By: Emma O’Neil
U.S. Reports have highlighted the devastating effects of climate change on the U.S. economy, communities, water, tourism, infrastructure, agriculture, and health. Based on the fourth national climate assessment, rising temperatures are taking a toll on regional economies and industries dependent on natural resources. Climate change is expected to impact import and export prices and businesses with overseas operations and supply chains. With the continued expansion of emissions, losses in some economic sectors are projected to reach hundreds of billions of dollars by the end of this century, not to mention all the damage to human health, ecosystems, and global stability (1). It is evident that a significant reduction in energy consumption is necessary to meet temperature thresholds.
Considering this imperative, research in the social sciences has revealed a way of aiding consumers in working towards this goal. That is, whether you think your neighbors care about energy conservation is a significant source of motivation for reducing energy consumption. This influence has been illustrated to actually play a greater role in consumer actions than the role of one’s personal beliefs about climate change (2).
Opower is one utility provider with a flagship product called the Home Energy Report (HER). It allows residential energy customers to see not only their energy use but also the energy use of their neighbors (3). Specifically, it consists of three graphs, illustrating how much energy the customer is consuming, how much energy efficient neighbors are consuming, and how much energy all neighbors consume. With the implementation of the intervention in different regions and with new utility companies, the provider conducts randomized controlled trials to better understand the effect of HER on energy customers. However, the average reduction in energy usage for households with HER varies significantly (4).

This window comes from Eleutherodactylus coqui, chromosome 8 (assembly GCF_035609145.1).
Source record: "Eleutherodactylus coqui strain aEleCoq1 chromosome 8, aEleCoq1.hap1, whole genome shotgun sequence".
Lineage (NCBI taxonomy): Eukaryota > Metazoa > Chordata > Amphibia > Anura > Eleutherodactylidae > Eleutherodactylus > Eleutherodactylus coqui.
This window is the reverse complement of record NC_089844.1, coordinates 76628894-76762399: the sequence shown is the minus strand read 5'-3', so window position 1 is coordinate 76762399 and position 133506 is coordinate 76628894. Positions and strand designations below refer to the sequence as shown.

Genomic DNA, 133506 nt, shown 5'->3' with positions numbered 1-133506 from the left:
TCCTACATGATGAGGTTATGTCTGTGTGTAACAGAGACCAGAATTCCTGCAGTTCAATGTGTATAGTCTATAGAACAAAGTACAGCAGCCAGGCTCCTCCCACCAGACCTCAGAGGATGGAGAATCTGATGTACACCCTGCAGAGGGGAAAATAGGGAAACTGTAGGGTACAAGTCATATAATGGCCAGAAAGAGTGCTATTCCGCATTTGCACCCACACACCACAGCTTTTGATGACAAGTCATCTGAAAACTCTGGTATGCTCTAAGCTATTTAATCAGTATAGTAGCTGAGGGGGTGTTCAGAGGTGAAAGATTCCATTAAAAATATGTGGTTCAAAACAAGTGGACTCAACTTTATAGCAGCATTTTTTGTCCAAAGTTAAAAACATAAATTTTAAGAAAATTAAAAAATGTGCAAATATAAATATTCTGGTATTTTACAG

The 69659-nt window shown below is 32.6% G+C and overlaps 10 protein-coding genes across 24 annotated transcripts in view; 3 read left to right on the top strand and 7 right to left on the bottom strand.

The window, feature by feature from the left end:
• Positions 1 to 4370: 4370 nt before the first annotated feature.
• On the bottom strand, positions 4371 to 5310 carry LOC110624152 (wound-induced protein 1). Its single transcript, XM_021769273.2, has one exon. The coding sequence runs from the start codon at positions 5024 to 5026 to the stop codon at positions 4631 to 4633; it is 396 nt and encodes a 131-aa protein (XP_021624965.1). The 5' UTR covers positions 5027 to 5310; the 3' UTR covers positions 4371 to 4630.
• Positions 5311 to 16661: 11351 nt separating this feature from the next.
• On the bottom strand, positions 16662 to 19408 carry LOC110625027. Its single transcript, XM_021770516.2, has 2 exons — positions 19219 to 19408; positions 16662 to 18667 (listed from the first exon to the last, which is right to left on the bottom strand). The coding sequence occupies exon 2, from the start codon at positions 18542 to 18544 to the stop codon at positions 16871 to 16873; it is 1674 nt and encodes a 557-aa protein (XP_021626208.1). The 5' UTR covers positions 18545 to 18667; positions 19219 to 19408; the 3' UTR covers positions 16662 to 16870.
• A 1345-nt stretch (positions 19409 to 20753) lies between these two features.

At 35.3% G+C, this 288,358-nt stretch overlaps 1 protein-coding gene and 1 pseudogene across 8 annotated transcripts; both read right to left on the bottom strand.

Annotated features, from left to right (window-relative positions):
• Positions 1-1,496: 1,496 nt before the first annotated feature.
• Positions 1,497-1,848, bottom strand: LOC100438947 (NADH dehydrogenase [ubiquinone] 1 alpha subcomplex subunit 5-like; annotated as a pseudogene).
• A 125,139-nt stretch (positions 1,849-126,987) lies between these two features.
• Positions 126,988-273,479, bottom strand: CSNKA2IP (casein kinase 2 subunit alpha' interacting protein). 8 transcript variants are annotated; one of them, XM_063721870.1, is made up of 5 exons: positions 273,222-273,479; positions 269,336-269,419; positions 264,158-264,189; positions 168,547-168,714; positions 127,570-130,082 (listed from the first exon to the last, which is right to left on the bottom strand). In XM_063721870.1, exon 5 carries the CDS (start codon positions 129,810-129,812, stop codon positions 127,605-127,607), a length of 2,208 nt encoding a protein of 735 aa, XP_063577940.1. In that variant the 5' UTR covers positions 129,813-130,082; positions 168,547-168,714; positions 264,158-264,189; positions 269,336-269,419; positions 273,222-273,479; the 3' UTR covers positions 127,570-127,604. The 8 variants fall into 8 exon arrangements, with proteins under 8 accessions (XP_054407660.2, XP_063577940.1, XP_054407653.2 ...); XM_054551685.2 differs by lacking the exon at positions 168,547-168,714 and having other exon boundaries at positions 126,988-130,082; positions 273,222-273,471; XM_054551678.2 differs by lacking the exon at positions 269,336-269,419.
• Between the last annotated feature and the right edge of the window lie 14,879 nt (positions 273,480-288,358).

In effect, HER displays a norm, a social means of pressure for individual energy consumption. The product follows from many social science research studies that have shown that people seek to emulate their peers. Yet, this social motivation undoubtedly varies. Researchers including Jon M. Jachimowicz and Oliver Hauser have examined this variation and found that what matters more than individual attitudes is whether we believe our own neighbors understand the reduction of energy use as an important means of limiting environmental destruction. HER has a greater influence on individual energy use when one believes that his or her neighbors actually care about saving energy in order to save the environment (5).
Furthermore, our understanding of why others act the way they do drives our behavior just as much, if not more, than personal beliefs. The implications of this behavioral research are immense, as we may now understand a key to change in human behavior. We must not only focus on individual beliefs but also gain insight into what people think those around them believe. As social creatures, we want to know how those around us think, a conclusion of behavioral science that is already sparking new experimental practices in the energy sector and inspiring new approaches to address national energy consumption